AgriLife Research develops screening protocol

Writer: Kay Ledbetter, 806-677-5608, [email protected]
Contact: Dr. Shuyu Liu, 806-677-5600, [email protected]

AMARILLO – The Texas High Plains high winds are known for causing more than just bad hair days; they are a major contributor to the spread of wheat curl mite–transmitted viral diseases in wheat.

TAM 112, left, exhibits wheat curl mite resistance, where the control, Karl, doesn't have the vigor. (Texas A&M AgriLife photo)
TAM 112, left, exhibits wheat curl mite resistance, where the control, Karl, doesn't have the vigor. (Texas A&M AgriLife photo)


Cultural control is not very effective because the wind can spread the mites and thus devastating diseases such as wheat streak mosaic virus, said Dr. Shuyu Liu, Texas A&M AgriLife Research small grains geneticist in Amarillo.

In a paper, Wheat Curl Mite Resistance in Hard Winter Wheat in the U.S. Great Plains, published recently in Crop Science journal, the wheat genetics research team at Amarillo led by Liu outlined how the better control will come through genetics.

In addition to the wheat genetics team, the work was supplemented by the pathology program led by Dr. Charlie Rush, the wheat breeding program by Dr. Jackie Rudd and the physiology program led by Dr. Qingwu Xue, all in Amarillo.

Liu explained that the problem begins with the practice of planting wheat early for cattle grazing. The early wheat is prone to wheat curl mite infestation and thus wheat streak mosaic virus, as well as other diseases.

“A number of growth chamber studies and field variety trials have shown that wheat lines with wheat curl mite-resistance routinely exhibit reduced damage from mite-vectored virus diseases,” Liu said.

The genetics research team attacked the problem with a two-pronged approach – study the mites to determine what they attack the hardest and study the wheat varieties to see which provide the most resistance and what prompts that resistance.

In the study, he said, they applied molecular techniques to differentiate the various mite collections from different regions. They identified one Texas collection virulent to wheat lines with rye translocations, and determined wheat varieties with only the rye chromosome fragment will be susceptible.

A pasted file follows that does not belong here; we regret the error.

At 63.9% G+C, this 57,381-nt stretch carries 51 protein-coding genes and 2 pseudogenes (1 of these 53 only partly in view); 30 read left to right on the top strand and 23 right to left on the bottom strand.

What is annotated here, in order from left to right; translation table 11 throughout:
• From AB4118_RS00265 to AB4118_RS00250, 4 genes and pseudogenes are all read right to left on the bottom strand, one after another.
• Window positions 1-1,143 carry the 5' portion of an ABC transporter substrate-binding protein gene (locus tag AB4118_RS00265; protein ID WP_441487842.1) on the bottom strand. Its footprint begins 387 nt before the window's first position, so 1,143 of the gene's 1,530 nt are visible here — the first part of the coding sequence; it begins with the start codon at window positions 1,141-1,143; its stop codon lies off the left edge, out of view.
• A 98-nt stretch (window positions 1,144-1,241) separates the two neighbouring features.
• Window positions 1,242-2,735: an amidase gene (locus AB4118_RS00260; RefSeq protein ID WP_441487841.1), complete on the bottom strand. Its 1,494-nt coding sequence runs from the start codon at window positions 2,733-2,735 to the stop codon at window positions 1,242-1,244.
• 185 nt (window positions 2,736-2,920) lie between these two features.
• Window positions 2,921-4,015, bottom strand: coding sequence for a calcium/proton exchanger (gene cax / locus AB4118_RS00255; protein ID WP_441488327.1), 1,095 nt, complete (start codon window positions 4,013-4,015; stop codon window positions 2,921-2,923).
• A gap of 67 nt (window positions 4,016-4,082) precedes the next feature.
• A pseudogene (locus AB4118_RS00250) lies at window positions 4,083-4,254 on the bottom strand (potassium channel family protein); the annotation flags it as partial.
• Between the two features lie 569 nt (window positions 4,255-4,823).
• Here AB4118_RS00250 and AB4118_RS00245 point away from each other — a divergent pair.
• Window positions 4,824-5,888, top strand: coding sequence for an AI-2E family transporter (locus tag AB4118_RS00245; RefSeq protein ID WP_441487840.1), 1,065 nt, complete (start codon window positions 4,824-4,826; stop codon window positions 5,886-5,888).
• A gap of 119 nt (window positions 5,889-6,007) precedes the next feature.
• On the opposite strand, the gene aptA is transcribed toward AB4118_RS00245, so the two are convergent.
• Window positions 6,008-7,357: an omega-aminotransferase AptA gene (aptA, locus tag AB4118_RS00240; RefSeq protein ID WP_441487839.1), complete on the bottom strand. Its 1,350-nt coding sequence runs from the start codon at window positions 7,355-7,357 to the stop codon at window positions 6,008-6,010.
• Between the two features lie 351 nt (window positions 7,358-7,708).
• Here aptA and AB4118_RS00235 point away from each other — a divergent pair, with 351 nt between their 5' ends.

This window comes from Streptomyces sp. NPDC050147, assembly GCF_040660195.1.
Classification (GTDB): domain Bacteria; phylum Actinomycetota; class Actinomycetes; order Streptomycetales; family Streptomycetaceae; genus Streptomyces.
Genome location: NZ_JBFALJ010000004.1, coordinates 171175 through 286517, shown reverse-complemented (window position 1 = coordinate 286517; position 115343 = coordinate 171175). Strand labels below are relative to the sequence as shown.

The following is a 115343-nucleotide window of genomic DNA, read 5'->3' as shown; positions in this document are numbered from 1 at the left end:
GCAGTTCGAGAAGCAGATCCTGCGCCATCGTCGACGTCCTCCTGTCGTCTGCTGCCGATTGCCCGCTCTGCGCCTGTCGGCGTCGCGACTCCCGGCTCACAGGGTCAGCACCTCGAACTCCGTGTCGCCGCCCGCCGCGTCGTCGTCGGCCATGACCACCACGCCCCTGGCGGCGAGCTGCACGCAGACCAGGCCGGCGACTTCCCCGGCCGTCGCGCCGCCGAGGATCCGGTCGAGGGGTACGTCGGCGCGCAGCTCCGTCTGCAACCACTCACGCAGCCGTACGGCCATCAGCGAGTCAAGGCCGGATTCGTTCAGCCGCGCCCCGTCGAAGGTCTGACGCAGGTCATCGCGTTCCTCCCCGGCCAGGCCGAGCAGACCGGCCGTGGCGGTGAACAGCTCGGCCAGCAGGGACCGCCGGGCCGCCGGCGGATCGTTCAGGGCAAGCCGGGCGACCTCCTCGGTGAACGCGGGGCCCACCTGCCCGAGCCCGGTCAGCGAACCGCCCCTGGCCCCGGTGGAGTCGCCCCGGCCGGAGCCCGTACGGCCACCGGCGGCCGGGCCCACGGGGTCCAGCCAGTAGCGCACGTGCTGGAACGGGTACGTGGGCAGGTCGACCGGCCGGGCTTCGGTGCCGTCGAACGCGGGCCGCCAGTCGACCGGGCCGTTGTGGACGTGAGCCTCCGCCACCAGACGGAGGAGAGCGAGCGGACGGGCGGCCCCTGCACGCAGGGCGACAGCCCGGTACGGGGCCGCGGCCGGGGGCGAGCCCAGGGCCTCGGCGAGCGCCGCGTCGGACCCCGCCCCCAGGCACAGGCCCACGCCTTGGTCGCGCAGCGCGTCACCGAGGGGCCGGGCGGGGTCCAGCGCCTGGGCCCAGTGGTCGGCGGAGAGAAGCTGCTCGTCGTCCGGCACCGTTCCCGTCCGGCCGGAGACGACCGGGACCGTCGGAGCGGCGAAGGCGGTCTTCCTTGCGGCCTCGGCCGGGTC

His team applied molecular techniques to identify the genes within the wheat that provided the mite resistance. That resulted in a newly validated protocol used to screen hard winter wheat lines and cultivars for resistance to the wheat curl mite.

“In our screening, there were relatively high numbers of wheat lines from the Texas A&M breeding program that exhibited resistance to the wheat curl mite, which was mainly due to the utilization of TAM 112 sources in the crosses,” Liu said.

TAM 112 is a popular cultivar for its drought tolerance and had been identified by the Texas A&M wheat breeding program as having resistance to wheat curl mite and wheat streak mosaic virus under field conditions.

Through the newly developed protocol, Liu’s team determined that TAM 112 and its derived lines, including TAM 204, have the resistance gene from Aegilops tauschii, an annual goatgrass that is an ancestor of bread wheat.

Both Aegilops tauschii and the rye influence provide TAM 112’s wheat curl mite resistance, he said. The one from rye doesn’t work against some of the wheat curl mite populations in Texas, but it does have value in many field situations.

This research clears up some confusion as to why some TAM 112 progeny were not consistently resistant. Only the Aegilops tauschii gene gives resistance to the most prevalent wheat curl mite strain.

Now wheat breeders can develop other wheat curl mite-resistant varieties by using the.genetic markers to get the most effective gene and avoid testing lines with inconsistent resistance, he said.